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Ed Hume Answers Your Gardening Questions

Ed Hume cannot answer all of the garden questions he receives, but questions of general interest will be answered here every month.  Email your questions to HumeSeeds@aol.com.  Please note: we do not accept attachments.

Before submitting a question, be sure to check the index of previous questions and answers or search our site using key words.  Many questions have already been answered here on the site.

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Fertilizing Rhodies and Roses

I am confused about which types of fertilizers to use for Rhodies, and for Roses. I know that one needs Boron, but which? What is the percentages of nitrogen, phosphate, and potash that I should look for when selecting a fertilizer? What trace elements should be included? Can I use Epson Salt for the Rhodies? Some are a little yellow.

Use a rhododendron fertilizer to feed the rhodies. A rose type fertilizer is used to feed the roses. Look on the label to make sure that the brand that you have chosen has trace elements in the mix. If you can, buy F.T.E. (fritted trace elements) and apply them according to label instructions. Boron is especially useful around fruit trees, but use it sparingly.

Don't worry about the percentages of nitrogen, phosphate and potash, as it depends upon slow release or fast release and the quality of the fertilizer used. Different formulaters use different ratios.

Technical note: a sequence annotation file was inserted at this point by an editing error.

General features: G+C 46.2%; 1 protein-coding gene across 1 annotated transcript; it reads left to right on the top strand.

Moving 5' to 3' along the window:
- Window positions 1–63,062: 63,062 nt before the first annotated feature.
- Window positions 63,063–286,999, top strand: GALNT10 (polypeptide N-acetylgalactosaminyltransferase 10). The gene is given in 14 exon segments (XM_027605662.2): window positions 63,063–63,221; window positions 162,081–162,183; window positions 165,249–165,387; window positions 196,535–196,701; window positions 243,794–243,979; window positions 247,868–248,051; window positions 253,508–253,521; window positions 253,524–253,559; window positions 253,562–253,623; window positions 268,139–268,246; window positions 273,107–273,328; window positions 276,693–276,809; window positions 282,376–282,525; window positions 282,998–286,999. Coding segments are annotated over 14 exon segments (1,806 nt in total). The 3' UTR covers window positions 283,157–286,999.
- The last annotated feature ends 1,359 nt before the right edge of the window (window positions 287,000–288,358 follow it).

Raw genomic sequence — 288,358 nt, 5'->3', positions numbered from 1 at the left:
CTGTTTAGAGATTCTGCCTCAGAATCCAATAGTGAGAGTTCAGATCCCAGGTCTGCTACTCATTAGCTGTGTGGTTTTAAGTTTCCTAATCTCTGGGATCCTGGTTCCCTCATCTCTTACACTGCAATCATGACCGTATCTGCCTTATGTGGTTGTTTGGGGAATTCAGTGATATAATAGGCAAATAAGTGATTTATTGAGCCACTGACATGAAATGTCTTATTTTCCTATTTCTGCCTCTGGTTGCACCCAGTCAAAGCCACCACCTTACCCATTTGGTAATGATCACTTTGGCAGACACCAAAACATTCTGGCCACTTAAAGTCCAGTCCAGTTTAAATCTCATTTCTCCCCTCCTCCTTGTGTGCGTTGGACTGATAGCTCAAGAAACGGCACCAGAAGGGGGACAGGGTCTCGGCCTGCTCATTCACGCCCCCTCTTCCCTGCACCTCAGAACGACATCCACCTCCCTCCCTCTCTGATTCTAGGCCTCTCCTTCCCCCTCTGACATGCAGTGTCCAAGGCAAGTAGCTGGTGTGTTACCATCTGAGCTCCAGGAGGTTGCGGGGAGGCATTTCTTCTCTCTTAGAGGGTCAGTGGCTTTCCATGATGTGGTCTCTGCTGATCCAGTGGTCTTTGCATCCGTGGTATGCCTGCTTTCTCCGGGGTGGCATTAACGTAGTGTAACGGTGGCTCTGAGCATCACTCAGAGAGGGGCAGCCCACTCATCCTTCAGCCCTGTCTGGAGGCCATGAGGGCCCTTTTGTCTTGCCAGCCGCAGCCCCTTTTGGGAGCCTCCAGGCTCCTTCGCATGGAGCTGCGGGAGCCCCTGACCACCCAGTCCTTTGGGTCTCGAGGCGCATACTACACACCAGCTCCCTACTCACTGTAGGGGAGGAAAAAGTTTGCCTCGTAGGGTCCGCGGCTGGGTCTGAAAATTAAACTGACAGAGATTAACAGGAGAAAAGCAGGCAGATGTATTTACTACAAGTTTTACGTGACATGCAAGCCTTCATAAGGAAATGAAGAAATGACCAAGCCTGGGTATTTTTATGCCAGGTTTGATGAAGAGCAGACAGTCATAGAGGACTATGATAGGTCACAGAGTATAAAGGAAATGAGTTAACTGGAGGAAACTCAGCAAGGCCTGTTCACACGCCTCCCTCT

You can use Epsom Salts (Sulphate of Magnesium) on rhodies about mid April.

Transplanting Roses

We will be revamping our entire landscape which will involve moving some roses, when is the best time to do this and what is the best method.

Roses should be moved during their dormant season, November thru February. At that time, they can be transplanted bare-root (without soil attached to the roots).  Moving them at any other time is not advisable.  You would have about a 50% chance of losing them.

Roses need to be replanted into a bright, sunny part of the garden. Organic humus, like compost, peat moss and processed manure are excellent additions to the new planting holes as you prepare the new locations for them.

Salpiglosis in the South

I saw salpiglossis in Oregon last summer and thought it was spectacular. Do you think this annual could be grown in New Orleans as a fall/winter flower?

Yes, it should do alright during the cooler seasons in New Orleans. Salpiglosis is an old-time favorite that has been overlooked in recent years.

Needles in the Lawn

We have huge pines in our back yard. When the dead needles fall, does allowing them to lay there all winter (Michigan U.P.) change the acidity of the soil? The lawn doesn't grow well back there, should I apply lime or a general lawn fertilizer?

You might want to use the needles as a mulch in your flower and shrub beds, then compost them the following spring.

Is moss a problem in the lawn? That would indicate the need for lime. If there is no moss, there is probably no need to lime.

From your comments, it seems that your lawn is simply in need of feeding. It is very important to apply a spring type lawn fertilizer, then follow with a summer lawn fertilizer. In the fall, you should apply a fall and winter type fertilizer.

If the lawn is thin, you will find it beneficial to overseed with new lawn seed. This can be done any time from mid-April to mid-September.

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